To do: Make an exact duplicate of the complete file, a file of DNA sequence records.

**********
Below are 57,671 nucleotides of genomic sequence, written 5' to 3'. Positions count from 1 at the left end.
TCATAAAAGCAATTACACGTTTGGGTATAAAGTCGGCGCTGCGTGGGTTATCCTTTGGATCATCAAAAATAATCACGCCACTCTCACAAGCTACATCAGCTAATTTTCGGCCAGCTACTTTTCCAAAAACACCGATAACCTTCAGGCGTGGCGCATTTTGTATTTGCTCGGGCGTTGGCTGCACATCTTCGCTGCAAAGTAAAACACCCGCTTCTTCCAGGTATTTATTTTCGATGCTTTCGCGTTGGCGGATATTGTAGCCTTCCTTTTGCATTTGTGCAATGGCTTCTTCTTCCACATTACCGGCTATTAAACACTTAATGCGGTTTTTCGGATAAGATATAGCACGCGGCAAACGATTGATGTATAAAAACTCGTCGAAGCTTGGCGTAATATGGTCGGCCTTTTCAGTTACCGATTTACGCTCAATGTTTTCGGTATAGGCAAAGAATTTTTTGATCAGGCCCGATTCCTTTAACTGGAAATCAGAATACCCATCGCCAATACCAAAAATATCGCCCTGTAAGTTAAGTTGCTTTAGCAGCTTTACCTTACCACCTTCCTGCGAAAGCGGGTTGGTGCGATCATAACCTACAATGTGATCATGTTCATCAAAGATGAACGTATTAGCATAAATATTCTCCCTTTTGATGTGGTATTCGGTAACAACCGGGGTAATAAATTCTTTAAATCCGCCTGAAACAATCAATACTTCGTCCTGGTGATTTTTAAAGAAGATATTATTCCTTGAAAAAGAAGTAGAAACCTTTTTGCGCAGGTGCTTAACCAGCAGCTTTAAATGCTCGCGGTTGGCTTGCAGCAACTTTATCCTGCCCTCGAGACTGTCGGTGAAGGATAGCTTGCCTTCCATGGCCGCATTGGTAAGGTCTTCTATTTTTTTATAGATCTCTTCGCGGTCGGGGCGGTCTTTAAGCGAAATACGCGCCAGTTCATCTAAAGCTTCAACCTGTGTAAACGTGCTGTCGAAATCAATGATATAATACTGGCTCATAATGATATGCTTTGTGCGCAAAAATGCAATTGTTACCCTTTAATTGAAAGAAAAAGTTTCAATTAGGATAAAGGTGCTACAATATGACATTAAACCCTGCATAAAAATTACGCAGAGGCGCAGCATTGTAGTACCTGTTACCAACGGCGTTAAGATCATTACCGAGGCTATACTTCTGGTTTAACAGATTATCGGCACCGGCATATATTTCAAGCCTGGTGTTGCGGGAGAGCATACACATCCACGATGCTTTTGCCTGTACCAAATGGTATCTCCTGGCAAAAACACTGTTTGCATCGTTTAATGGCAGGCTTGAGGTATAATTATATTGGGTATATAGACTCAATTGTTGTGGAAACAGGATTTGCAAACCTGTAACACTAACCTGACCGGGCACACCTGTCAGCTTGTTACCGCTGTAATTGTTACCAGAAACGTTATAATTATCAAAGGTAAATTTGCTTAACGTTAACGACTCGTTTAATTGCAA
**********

Below are 57,671 nucleotides of genomic sequence, written 5' to 3'. Positions count from 1 at the left end.
TCATAAAAGCAATTACACGTTTGGGTATAAAGTCGGCGCTGCGTGGGTTATCCTTTGGATCATCAAAAATAATCACGCCACTCTCACAAGCTACATCAGCTAATTTTCGGCCAGCTACTTTTCCAAAAACACCGATAACCTTCAGGCGTGGCGCATTTTGTATTTGCTCGGGCGTTGGCTGCACATCTTCGCTGCAAAGTAAAACACCCGCTTCTTCCAGGTATTTATTTTCGATGCTTTCGCGTTGGCGGATATTGTAGCCTTCCTTTTGCATTTGTGCAATGGCTTCTTCTTCCACATTACCGGCTATTAAACACTTAATGCGGTTTTTCGGATAAGATATAGCACGCGGCAAACGATTGATGTATAAAAACTCGTCGAAGCTTGGCGTAATATGGTCGGCCTTTTCAGTTACCGATTTACGCTCAATGTTTTCGGTATAGGCAAAGAATTTTTTGATCAGGCCCGATTCCTTTAACTGGAAATCAGAATACCCATCGCCAATACCAAAAATATCGCCCTGTAAGTTAAGTTGCTTTAGCAGCTTTACCTTACCACCTTCCTGCGAAAGCGGGTTGGTGCGATCATAACCTACAATGTGATCATGTTCATCAAAGATGAACGTATTAGCATAAATATTCTCCCTTTTGATGTGGTATTCGGTAACAACCGGGGTAATAAATTCTTTAAATCCGCCTGAAACAATCAATACTTCGTCCTGGTGATTTTTAAAGAAGATATTATTCCTTGAAAAAGAAGTAGAAACCTTTTTGCGCAGGTGCTTAACCAGCAGCTTTAAATGCTCGCGGTTGGCTTGCAGCAACTTTATCCTGCCCTCGAGACTGTCGGTGAAGGATAGCTTGCCTTCCATGGCCGCATTGGTAAGGTCTTCTATTTTTTTATAGATCTCTTCGCGGTCGGGGCGGTCTTTAAGCGAAATACGCGCCAGTTCATCTAAAGCTTCAACCTGTGTAAACGTGCTGTCGAAATCAATGATATAATACTGGCTCATAATGATATGCTTTGTGCGCAAAAATGCAATTGTTACCCTTTAATTGAAAGAAAAAGTTTCAATTAGGATAAAGGTGCTACAATATGACATTAAACCCTGCATAAAAATTACGCAGAGGCGCAGCATTGTAGTACCTGTTACCAACGGCGTTAAGATCATTACCGAGGCTATACTTCTGGTTTAACAGATTATCGGCACCGGCATATATTTCAAGCCTGGTGTTGCGGGAGAGCATACACATCCACGATGCTTTTGCCTGTACCAAATGGTATCTCCTGGCAAAAACACTGTTTGCATCGTTTAATGGCAGGCTTGAGGTATAATTATATTGGGTATATAGACTCAATTGTTGTGGAAACAGGATTTGCAAACCTGTAACACTAACCTGACCGGGCACACCTGTCAGCTTGTTACCGCTGTAATTGTTACCAGAAACGTTATAATTATCAAAGGTAAATTTGCTTAACGTTAACGACTCGTTTAATTGCAA